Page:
Not more than a few moments after Amanda Nunes successfully defended her UFC featherweight title at UFC 250, Conor McGregor took to Twitter to announce that he was retiring from the sport. It wasn’t even a dramatic announcement, but more along the lines of a whimper than a bang.
But, that all changed the next day when McGregor spoke at length with ESPN to further explain why he’s retiring once again. Ultimately, Conor is walking away from the octagon because it doesn’t excite him anymore and he was getting very frustrated over potential opponents:
“The game just does not excite me, and that’s that. All this waiting around. There’s nothing happening. I’m going through opponent options, and there’s nothing really there at the minute. There’s nothing that’s exciting me.”
McGregor campaigned for a fight with Justin Gaethje for the interim lightweight title in July, but that was scrapped as the UFC decided to go with Gaethje versus Khabib Nurmagomedov. This frustrated McGregor as he believed the UFC had a lot of momentum going in the division and he should’ve been next.
McGregor also expressed the UFC’s lack of a plan for his immediate future. Conor presented a few ideas to the UFC including a fight with Anderson Silva. Unfortunately, the UFC nixed all of those ideas. Furthermore, the UFC couldn’t decide which weight class Conor should fight at next.
This greatly upset McGregor as he felt that the promotion was toying with his fight career like a yo-yo. McGregor walks around at 170 pounds and would have to cut down to 155 pounds to compete in the lightweight division.
UFC President Dana White didn’t help the matter any. In the UFC 250 post-fight press conference, White made the following comments about McGregor’s retirement announcement:
“Nobody is pressuring anybody to fight. And if Conor McGregor feels he wants to retire, you know my feelings about retirement — you should absolutely do it. And I love Conor. … There’s a handful of people that have made this really fun for me. And he’s one of them.”
So, now here we are, McGregor has retired for the third time in the last four years and we’re left wondering if “Notorious” will come back. Let’s step inside the betting octagon to examine these McGregor retirement prop bets courtesy of BetOnline and make some winning predictions.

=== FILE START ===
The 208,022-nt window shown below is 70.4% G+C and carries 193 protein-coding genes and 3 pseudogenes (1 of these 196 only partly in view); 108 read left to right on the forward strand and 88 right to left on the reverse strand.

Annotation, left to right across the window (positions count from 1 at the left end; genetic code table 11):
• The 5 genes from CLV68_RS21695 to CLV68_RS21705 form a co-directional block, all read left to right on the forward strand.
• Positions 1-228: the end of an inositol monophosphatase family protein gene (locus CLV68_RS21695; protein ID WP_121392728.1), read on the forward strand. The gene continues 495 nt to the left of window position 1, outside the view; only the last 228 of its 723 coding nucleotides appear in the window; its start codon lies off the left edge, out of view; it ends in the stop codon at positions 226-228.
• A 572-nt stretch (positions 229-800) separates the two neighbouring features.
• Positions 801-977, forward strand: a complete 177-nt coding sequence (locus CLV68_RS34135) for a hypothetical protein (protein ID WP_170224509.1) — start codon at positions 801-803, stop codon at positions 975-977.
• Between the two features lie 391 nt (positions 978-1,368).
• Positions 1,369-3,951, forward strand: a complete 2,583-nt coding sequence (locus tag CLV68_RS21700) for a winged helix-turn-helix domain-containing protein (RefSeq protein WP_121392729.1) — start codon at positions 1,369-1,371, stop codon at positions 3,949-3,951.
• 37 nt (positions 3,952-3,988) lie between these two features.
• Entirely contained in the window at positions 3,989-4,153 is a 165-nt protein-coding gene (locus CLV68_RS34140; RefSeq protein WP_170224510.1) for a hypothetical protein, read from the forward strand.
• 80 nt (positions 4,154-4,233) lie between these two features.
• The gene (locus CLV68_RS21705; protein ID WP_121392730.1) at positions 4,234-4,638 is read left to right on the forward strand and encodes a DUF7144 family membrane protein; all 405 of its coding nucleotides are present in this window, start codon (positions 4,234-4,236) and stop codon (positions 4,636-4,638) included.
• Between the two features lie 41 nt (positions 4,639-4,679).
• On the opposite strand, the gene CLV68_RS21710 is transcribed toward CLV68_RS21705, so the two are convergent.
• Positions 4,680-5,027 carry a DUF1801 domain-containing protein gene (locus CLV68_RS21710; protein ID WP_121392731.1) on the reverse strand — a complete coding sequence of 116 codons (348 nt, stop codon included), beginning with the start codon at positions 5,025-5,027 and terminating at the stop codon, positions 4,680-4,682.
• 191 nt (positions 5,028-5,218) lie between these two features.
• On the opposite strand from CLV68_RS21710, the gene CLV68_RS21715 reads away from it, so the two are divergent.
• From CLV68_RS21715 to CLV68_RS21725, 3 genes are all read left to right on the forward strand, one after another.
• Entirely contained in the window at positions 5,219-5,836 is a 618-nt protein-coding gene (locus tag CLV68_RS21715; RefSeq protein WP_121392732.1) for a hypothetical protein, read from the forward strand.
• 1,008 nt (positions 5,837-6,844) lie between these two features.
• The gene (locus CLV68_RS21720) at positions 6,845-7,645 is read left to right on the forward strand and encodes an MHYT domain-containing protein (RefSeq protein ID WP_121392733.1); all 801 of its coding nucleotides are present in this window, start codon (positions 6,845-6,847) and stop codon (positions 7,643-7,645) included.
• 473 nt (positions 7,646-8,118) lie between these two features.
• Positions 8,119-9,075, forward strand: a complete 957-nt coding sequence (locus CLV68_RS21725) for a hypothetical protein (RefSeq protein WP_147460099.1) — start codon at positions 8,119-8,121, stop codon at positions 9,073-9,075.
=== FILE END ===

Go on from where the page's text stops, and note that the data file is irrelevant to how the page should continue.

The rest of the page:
Hey guys I’ve decided to retire from fighting. Thank you all for the amazing memories! What a ride it’s been! Here is a picture of myself and my mother in Las Vegas post one of my World title wins! Pick the home of your dreams Mags I love you! Whatever you desire it’s yours ❤️ pic.twitter.com/Dh4ijsZacZ
Will McGregor Announce That He’s Un-Retired on Twitter in 2020?
The betting odds heavily favor “No” for this McGregor prop bet, but I happen to believe that the “Yes” option is the one to go with.
McGregor absolutely loves Twitter. He whips up his followers and critics into a frenzy every time he posts something controversial or brash. He’s also announced three retirements on Twitter over the last four years.
I can really see McGregor giving a vague announcement on Twitter later this year or in early 2021 about his return to fighting. This would only be a teaser as he would use the buzz created via Twitter to hold a press conference or schedule a big interview with Ariel Helwani to announce his grand return.
McGregor Announcing Un-Retirement in 2020 –Yes (+170)
McGregor’s Next Fight in 2020-2021:
I just don’t see how anyone could think that McGregor would fight in another combat sport like the BKFC. McGregor is still under contract with the UFC and there’s no way Dana White will allow their top star to compete in a bare knuckle fight.
I do see a small chance with the UFC allowing McGregor to compete in a boxing match again. He has two big options in Floyd Mayweather Jr. and Manny Pacquiao. Both options would make everyone involved a lot of money. And, you can bet that the UFC will get their slice of that juicy pie.
With that said, the smart play is on McGregor returning to the UFC by the end of 2020 or in early 2021. And, I really like the value offered at UFC Betting sites with the option at -105 odds. That’s a nice payout considering that he’s still under contract with the UFC.
McGregor’s Next Fight in 2020-2021 – UFC (-105)
Will McGregor Fight Floyd Mayweather in 2020-2021?